Riding the Rollers
February 9, 2012
Posted by on
OK, with renos nearing completion, we’ve got most of our house back. That means I’ve managed to carve out a space in the basement to set up the rollers again. I was always big on the idea of using my own bike on a trainer indoors, as opposed to an exercise bike, but this takes it to the next level. With a static trainer, you’re riding the geometry you’re used to, but the bike is supported by the trainer itself. You spin, and that’s the workout.
With the rollers, it’s an entirely different story. It’s like a treadmill for your bike. When you supply power, that spins the two rollers supporting the rear wheel of the bike. They are attached via belt to the front roller (which provides additional resistance). The front roller spins the front wheel. It’s actually a fairly simple design, and with both wheels spinning you create the force required to keep the bike upright. In essence, you just ride the bike.
As for the workout, it’s much more intensive than a static trainer. Because you’re riding the whole bike, you’re using stabilizer muscles to keep the bike upright and pointed straight, muscles that you could otherwise be lazy about on the static trainer. You have to be smooth too, so it can help improve your balance, cadence and tracking on the bike. You don’t know how bad you ride until you try to take it to a roller!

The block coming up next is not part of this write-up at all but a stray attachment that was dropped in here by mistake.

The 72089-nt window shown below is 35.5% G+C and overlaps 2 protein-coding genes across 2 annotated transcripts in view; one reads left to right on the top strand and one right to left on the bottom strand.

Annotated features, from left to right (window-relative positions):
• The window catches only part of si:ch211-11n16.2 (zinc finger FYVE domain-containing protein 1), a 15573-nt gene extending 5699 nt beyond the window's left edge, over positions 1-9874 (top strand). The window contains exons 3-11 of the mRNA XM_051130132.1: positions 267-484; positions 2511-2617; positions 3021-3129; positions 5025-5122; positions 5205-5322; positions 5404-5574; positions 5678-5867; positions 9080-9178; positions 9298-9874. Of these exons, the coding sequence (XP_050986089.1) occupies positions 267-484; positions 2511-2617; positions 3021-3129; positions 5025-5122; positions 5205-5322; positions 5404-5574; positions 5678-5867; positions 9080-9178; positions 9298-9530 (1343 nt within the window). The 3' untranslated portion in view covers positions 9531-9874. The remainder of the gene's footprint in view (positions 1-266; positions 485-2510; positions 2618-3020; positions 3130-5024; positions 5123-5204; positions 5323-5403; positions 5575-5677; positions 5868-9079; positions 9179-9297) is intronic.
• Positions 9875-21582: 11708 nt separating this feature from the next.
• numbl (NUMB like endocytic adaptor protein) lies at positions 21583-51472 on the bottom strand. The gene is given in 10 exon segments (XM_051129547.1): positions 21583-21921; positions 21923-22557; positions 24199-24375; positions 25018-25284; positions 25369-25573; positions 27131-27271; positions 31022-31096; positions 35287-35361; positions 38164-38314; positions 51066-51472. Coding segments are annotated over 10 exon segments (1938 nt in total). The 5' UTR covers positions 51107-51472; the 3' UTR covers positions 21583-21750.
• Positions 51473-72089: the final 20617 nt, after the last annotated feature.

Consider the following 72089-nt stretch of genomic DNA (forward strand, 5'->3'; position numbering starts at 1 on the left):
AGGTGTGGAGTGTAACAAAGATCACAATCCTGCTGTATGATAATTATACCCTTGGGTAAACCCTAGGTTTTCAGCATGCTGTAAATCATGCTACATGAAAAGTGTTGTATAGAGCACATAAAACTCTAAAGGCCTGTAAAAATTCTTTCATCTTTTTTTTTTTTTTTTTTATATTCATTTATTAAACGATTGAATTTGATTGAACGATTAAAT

With all the benefits highlighted, some folks have said that it looks a little dangerous. What if you fall off? Well, I do fall off occasionally (way less than at first). Because you have no momentum, you can just kind of step off sideways and put your foot on the ground. If the bike wheels happen to hit the ground, you just get a “whizzzt!” as they stop suddenly, but that’s about the worst of it. There is no flying into the wall or anything.
Hopefully I can figure out how to start without having to hold onto a chair, because I still do have to do that. Anyways, here’s what a roller workout looks like: